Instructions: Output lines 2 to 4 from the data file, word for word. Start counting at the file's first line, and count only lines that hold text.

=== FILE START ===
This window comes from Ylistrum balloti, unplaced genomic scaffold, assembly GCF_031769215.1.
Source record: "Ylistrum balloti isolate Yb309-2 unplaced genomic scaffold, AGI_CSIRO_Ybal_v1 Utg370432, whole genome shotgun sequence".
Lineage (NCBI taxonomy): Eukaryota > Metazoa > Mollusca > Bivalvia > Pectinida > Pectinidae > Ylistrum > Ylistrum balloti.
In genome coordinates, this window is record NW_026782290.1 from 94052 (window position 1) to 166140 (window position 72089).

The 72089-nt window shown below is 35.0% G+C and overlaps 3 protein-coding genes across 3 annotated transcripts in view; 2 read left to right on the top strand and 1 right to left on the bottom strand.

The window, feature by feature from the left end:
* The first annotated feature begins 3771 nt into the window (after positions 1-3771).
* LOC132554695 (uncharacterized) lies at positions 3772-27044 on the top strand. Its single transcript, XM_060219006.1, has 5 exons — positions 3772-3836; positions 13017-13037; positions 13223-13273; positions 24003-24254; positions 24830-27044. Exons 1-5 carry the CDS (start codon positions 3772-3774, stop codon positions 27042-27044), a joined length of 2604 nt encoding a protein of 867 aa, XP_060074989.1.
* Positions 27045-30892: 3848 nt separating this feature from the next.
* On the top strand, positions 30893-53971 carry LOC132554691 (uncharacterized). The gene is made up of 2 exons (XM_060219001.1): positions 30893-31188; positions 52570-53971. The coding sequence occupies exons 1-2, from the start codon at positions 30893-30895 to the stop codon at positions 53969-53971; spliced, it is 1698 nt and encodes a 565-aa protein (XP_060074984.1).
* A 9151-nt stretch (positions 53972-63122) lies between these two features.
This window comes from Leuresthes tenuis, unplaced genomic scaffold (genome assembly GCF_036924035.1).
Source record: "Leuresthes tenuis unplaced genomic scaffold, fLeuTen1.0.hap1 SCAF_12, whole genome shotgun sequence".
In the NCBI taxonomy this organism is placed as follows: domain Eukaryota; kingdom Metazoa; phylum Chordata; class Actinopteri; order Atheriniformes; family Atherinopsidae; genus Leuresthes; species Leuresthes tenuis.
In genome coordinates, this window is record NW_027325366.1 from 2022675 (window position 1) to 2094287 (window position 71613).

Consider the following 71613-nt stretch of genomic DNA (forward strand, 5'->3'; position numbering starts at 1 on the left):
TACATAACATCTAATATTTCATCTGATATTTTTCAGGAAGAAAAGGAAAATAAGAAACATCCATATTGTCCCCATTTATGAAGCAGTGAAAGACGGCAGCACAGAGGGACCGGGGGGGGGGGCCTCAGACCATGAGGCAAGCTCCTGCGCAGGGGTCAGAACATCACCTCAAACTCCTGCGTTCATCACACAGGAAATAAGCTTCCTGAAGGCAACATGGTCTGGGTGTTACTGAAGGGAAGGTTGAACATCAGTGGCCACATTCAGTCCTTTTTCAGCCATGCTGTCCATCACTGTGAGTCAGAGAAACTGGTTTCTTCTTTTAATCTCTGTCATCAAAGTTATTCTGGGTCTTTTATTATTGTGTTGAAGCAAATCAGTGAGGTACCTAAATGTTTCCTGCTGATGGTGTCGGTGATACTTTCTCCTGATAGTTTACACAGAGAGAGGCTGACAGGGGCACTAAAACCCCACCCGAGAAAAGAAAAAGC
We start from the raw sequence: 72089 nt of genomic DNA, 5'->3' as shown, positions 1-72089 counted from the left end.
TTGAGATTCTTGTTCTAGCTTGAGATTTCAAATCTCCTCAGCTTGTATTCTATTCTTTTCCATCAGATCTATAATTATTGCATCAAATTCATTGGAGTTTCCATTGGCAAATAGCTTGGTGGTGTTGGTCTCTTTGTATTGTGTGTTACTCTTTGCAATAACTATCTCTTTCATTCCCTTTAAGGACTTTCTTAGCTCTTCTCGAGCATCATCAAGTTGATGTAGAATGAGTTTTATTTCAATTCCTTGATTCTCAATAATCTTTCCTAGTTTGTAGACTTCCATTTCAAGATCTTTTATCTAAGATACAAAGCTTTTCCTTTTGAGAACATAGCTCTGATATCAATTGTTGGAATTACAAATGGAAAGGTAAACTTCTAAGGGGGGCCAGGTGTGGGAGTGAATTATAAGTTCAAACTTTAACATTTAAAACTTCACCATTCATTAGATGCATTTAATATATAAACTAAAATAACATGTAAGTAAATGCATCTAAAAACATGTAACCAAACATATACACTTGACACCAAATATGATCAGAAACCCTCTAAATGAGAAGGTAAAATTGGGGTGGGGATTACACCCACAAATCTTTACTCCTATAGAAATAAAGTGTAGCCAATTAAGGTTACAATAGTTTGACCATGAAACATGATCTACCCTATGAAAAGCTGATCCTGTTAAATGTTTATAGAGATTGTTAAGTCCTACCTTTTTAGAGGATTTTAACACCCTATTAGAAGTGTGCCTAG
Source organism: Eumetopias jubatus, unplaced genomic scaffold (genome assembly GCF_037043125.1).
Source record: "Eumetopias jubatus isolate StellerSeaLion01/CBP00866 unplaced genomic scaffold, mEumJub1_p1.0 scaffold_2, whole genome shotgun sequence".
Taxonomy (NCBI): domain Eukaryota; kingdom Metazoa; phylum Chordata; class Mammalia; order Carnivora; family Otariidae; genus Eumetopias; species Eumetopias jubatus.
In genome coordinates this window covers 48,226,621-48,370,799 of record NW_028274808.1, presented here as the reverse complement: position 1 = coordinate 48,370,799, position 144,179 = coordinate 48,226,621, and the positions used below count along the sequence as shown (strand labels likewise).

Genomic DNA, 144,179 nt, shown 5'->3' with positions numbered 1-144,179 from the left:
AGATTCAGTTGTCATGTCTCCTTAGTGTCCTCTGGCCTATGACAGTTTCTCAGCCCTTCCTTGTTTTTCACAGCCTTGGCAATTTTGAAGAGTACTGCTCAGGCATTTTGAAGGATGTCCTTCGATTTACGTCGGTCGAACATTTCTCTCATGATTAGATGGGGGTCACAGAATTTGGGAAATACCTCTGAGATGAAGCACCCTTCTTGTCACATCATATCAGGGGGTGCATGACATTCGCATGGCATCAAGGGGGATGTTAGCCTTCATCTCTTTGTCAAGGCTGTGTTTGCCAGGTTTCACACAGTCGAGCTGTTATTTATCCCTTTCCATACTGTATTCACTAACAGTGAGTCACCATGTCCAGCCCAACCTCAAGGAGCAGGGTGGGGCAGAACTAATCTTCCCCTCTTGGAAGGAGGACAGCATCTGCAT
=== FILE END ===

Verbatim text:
Source record: "Ylistrum balloti isolate Yb309-2 unplaced genomic scaffold, AGI_CSIRO_Ybal_v1 Utg370432, whole genome shotgun sequence".
Lineage (NCBI taxonomy): Eukaryota > Metazoa > Mollusca > Bivalvia > Pectinida > Pectinidae > Ylistrum > Ylistrum balloti.
In genome coordinates, this window is record NW_026782290.1 from 94052 (window position 1) to 166140 (window position 72089).